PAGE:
That begs the questions, will the Euro by its very nature force greater political integration? At the moment for example we have countries that have a shared currency that are following very different foreign policies – that has an economic impact on the currency. You only have to look at the market’s reaction to the terrible events in Madrid.
Well it's a powerful instrument, by powerful I mean that all countries now have a currency, a single currency – it stands as a very powerful metaphor for a Federal Europe. There are still strong particular national traditions and that's probably a good thing. We haven't yet aligned, nor should we expect to have done, we haven't yet aligned National aspirations and culture and traditions with a simpler version of identity as Europeans. It's taken America 100-150 years to do that. Why should we expect to do it in 15?
But there will be a conversion there in terms of politics, and the European Constitution will be very important in terms of helping that process of identity building. I would have one grave concern with that. The history of Europe is basically a history of the Judeo-Christian culture which has been enriched through pluralism, in some countries through significant minority of Islamic people. Somehow or other we have to have a consitution that reflects that, and I think the idea of leaving God out of the European constitution was a fundamental mistake. It was an act of political correctness that does not in any way resonate with either the feelings of ordinary Europeans or with the development of Europe of which this was supposed to be a new stage.
But how would it be possible to include God in the constitution, without offending somebody?
It's very simple, it's putting a clause into a constitution which formally acknowledges what many countires have already included in their national constitutions, that is that European History has been shaped by this Judeo-Christian culture – that is what makes us distinct and different. There were a number of drafts, from a number of countries (including Italy) to insert the importance of God in both an ethical, cultural and religious domain within the Consitution. My own view is that Giscard D'Estaing and the French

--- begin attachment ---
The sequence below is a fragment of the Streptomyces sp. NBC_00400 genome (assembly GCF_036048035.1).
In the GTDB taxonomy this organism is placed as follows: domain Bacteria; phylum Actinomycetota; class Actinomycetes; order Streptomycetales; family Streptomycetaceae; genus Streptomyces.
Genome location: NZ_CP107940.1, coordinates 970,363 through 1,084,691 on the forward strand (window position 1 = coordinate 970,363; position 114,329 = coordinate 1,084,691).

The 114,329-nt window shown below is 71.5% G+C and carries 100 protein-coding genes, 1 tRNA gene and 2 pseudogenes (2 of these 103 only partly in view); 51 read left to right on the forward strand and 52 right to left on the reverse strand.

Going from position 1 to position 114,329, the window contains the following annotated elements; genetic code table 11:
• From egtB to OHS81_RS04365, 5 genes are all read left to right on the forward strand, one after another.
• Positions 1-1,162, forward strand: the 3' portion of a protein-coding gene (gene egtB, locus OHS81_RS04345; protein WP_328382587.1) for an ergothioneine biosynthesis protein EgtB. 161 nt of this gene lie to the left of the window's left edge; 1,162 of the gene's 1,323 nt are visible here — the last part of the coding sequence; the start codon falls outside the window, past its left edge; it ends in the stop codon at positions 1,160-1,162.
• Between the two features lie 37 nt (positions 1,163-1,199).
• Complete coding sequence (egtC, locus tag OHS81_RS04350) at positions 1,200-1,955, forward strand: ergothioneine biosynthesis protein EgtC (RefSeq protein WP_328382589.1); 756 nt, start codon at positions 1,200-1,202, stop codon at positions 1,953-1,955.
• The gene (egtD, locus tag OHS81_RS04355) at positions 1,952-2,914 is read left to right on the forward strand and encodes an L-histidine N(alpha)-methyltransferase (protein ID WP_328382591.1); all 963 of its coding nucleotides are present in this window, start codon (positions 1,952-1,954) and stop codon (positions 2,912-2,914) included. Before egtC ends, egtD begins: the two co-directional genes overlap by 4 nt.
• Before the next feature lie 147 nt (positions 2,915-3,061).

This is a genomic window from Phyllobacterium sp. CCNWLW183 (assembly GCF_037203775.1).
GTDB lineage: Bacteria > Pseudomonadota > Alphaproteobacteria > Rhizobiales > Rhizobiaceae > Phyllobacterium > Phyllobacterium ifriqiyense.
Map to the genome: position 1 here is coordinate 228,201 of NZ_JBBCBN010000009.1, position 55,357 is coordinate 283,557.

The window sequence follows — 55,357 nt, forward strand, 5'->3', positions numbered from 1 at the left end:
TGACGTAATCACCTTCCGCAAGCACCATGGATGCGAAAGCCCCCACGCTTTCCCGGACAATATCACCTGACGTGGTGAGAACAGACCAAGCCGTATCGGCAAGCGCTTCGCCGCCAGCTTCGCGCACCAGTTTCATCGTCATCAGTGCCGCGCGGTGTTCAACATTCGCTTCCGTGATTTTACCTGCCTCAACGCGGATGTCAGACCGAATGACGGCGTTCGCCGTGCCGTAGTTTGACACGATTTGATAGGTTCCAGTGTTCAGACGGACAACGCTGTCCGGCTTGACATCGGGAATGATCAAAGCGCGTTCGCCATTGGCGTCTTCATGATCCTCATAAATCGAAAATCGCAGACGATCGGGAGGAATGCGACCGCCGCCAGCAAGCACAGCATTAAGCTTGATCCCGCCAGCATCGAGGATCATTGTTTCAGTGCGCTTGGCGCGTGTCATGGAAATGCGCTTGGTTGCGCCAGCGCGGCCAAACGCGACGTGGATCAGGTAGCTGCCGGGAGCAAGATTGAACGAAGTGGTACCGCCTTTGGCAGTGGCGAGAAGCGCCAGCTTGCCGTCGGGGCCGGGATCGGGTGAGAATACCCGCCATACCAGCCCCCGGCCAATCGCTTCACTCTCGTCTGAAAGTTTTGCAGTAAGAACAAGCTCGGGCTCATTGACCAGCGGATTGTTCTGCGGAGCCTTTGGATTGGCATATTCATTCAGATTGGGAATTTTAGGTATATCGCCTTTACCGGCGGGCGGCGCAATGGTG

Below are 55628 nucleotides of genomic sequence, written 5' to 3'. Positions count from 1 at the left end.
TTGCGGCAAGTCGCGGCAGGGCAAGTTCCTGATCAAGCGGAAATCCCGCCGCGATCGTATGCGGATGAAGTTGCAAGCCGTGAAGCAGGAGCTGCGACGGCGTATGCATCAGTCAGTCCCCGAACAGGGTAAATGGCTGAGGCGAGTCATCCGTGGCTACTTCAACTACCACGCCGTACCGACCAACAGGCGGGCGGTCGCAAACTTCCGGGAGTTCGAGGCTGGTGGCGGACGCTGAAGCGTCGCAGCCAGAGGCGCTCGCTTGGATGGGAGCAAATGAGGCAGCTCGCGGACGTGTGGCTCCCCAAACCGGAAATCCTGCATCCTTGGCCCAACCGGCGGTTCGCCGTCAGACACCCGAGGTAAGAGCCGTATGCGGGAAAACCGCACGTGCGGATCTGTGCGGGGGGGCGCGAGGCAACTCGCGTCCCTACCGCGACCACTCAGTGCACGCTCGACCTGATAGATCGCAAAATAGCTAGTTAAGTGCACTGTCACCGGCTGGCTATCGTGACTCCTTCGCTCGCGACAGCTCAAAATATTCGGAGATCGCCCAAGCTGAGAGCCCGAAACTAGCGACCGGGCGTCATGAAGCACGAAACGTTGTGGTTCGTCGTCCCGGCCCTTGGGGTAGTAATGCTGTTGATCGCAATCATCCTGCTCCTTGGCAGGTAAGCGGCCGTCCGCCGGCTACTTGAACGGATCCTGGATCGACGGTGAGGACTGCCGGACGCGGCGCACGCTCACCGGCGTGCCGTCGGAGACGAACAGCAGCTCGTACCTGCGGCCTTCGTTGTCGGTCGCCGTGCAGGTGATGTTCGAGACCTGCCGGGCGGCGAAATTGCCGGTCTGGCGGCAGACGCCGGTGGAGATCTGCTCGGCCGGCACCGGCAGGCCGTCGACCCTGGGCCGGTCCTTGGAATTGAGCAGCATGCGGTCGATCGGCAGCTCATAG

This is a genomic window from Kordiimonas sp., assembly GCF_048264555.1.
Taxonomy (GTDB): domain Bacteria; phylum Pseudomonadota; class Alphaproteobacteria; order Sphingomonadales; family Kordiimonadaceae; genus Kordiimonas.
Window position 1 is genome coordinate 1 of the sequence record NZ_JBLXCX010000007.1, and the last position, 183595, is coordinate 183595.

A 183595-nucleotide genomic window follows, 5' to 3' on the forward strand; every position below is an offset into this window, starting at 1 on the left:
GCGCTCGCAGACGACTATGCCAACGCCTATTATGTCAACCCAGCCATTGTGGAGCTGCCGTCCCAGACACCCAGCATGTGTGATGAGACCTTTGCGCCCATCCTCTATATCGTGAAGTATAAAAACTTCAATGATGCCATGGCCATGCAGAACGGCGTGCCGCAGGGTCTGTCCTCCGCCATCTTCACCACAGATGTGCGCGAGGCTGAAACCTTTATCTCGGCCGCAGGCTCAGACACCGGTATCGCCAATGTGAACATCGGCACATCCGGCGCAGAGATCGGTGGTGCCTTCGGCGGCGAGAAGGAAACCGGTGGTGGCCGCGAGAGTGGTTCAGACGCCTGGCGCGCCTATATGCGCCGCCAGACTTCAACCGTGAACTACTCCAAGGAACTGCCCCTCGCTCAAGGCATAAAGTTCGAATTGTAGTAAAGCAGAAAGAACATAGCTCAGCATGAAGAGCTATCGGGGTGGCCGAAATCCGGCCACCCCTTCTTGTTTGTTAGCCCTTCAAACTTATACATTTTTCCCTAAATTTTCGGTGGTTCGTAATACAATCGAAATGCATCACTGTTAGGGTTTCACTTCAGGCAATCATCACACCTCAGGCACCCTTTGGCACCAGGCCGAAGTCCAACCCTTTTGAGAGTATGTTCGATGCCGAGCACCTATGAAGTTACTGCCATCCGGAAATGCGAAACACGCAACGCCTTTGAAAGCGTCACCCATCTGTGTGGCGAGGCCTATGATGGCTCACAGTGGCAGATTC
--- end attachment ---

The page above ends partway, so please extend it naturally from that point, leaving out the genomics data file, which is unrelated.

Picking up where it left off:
scuppered it. For politically correct reasons, they turned their backs on something that has a very powerful resonance certainly across Italy, Spain, Ireland and many other countries. I think it was a missed opportunity, because had they done something it would have certainly facilitated this process of political integration. This empathy with the European ideal.
But going back to the question in relation to for example Spain and Ireland. Spain has a foreign policy that up until now has taken a markedly different approach to the so called “War on Terrorism” and Iraq, yet Ireland is directly linked economically and in some senses through the European ideal, morally. What about our neutrality in this European ideal?
I think that's a fair point. We've only come along part of the journey- one of the other elements apart from the overriding importance of God as a unifying factor within the European Constitution is the idea of neutrality, along with a form of common defense that addresses the totality of what Europe is beginning to mean to all of the member countries.
My own view is that Irish neutrality has served the United Nations very well. We have maintained that Neutrality notwithstanding having a close relationship with Britain, particularly through Northern Ireland where there was, and to some extent is, a residual political problem. I would be happier myself to have Ireland abstain from giving any legitimacy to the war in Iraq – in fact I have a particular regard for the French Foreign Minister who, I think, spelt out a very eloquent and, as it turned out, very informed foreign policy.
I think Europe needs three things. It needs a Constitution. On a financial point, it needs a single regulatory authority, and on the defence front, which is part of the Maastricht treaty, it needs a structure that allows Europe to address in its own particular way the strains that there are in both member countries and in particular as part of the global economy. Terrorism is a worldwide problem but you will not solve that problem by privatising International Law, by overriding the United Nations, by second guessing what experts are doing there. What that does is to undermine trust in Government. The degree of trust that one would have now in the United States, I regret to say, is very low, in terms of their action and overriding Kofi Annan, and overriding the reservations that Europe had, and in effect privatizing International Law.
Europe needs to get away from that kind of strain, and develop its own coherent foreign policy, probably with a substantive defence force, embracing all of the member countries, complimentary to N.A.T.O., but which doesn't impose strains within Europe. Simply because America is a superpower with its own paritcular foreign policy objectives doesn't mean these should be imposed upon Europe. I don't think you can buy countries off to achieve your own foreign policy objectives. As has been done in Turkey. I don't think you can bend International Law as it's being done in Guantanamo bay. I don't think you can privatize International Law without any regard for the institutions which were after all put in place by all countries after the second world war precisely to avoid these kinds of situations.